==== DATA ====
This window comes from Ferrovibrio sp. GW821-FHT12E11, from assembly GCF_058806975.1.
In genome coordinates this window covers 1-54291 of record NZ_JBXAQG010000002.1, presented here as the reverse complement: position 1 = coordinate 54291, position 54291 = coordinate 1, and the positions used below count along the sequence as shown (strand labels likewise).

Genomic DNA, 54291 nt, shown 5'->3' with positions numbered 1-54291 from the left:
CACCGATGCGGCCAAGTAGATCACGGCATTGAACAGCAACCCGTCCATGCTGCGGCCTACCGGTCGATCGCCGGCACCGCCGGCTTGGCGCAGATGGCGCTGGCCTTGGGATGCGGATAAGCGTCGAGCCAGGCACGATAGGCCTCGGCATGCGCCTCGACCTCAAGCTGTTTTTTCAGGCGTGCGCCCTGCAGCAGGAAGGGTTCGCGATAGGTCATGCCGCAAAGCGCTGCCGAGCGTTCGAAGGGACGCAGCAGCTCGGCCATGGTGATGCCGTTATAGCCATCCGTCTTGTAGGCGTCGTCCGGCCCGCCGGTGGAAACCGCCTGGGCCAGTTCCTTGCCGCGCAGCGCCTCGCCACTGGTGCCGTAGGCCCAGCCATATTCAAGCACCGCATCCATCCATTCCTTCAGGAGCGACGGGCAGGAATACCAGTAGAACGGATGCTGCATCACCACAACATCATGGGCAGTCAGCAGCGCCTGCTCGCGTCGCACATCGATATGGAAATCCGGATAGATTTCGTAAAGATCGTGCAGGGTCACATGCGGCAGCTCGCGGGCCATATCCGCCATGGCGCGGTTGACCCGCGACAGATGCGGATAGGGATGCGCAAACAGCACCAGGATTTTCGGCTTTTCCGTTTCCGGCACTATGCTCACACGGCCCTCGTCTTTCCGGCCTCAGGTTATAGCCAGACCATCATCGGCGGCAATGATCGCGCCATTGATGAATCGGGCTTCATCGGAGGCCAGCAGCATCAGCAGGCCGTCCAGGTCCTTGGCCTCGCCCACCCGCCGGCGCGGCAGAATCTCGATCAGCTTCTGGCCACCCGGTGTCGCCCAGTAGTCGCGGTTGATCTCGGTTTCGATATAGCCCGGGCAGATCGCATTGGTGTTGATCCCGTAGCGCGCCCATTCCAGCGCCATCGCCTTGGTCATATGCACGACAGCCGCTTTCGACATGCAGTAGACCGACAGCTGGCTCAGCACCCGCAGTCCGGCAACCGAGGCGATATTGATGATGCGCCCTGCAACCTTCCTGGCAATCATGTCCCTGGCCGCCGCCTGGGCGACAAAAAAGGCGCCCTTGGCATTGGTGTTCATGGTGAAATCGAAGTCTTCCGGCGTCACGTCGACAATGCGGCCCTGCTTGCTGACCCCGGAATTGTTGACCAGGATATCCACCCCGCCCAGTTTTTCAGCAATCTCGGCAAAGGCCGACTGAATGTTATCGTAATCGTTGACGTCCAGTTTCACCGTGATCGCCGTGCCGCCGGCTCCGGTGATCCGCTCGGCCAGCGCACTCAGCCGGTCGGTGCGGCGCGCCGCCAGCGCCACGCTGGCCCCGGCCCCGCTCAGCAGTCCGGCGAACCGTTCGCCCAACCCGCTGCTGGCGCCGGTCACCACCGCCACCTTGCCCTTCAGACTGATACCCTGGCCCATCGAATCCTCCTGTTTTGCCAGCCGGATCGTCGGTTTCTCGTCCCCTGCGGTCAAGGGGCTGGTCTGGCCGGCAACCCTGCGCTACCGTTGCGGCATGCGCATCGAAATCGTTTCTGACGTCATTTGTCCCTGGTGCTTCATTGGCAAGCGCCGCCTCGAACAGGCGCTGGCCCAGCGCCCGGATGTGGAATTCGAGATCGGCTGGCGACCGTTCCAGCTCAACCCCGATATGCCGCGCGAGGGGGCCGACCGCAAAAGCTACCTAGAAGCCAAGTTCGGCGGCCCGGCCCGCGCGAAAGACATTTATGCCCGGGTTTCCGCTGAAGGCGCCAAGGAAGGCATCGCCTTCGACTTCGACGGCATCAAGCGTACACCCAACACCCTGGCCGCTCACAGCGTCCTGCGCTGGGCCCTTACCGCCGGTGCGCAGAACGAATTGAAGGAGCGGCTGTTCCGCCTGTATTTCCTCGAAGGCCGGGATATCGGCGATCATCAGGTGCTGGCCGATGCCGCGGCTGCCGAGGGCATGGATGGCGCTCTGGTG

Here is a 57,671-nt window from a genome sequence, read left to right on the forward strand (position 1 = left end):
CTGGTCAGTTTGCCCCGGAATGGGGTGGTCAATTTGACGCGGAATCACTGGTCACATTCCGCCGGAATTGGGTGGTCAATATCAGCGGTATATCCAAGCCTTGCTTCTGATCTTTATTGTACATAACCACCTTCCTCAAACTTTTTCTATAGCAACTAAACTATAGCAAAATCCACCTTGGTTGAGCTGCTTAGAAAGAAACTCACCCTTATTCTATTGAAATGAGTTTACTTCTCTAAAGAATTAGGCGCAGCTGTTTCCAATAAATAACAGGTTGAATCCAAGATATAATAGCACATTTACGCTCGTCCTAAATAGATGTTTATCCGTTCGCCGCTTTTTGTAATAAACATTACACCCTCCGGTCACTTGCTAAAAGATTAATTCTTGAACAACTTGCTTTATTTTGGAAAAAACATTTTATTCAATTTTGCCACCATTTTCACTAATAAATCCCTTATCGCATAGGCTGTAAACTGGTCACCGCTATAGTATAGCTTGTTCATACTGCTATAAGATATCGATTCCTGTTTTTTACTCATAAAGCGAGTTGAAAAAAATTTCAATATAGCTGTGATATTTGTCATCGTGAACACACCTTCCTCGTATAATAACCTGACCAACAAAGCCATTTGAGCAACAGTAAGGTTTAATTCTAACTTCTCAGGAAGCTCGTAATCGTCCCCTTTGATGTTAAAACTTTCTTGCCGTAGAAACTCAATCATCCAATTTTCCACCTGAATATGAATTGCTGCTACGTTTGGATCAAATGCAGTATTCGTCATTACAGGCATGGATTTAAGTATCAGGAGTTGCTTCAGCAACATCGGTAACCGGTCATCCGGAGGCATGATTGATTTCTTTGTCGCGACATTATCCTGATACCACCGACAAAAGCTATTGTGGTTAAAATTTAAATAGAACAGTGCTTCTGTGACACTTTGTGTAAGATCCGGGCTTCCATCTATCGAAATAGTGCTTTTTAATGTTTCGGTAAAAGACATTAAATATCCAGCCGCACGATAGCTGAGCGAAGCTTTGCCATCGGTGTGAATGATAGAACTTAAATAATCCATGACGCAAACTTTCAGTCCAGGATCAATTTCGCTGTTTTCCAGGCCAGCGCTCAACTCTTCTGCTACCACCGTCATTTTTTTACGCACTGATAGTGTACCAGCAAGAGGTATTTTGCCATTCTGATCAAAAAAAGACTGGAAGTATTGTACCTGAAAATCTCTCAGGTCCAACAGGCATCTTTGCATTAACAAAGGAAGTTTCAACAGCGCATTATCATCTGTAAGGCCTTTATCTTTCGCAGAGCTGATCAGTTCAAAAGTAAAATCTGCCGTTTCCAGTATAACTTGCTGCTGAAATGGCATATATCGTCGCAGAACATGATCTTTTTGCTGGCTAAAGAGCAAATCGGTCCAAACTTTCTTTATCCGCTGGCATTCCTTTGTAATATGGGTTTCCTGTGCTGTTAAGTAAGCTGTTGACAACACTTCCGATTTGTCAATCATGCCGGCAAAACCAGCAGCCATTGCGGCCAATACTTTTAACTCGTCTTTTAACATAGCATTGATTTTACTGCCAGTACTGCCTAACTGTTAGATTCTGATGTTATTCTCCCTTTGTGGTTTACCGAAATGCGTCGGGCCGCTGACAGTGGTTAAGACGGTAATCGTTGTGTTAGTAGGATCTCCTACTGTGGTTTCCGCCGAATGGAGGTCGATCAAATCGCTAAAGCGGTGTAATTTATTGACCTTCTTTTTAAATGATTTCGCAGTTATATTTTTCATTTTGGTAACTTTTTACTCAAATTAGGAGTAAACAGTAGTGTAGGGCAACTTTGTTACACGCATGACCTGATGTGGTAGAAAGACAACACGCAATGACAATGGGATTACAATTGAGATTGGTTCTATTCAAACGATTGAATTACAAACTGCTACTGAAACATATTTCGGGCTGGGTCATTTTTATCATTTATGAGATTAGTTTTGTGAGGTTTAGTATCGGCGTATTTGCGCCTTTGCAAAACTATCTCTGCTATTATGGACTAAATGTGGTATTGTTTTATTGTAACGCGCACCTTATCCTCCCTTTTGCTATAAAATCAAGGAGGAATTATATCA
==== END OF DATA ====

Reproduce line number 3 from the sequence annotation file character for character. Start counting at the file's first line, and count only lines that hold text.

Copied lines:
Genomic DNA, 54291 nt, shown 5'->3' with positions numbered 1-54291 from the left: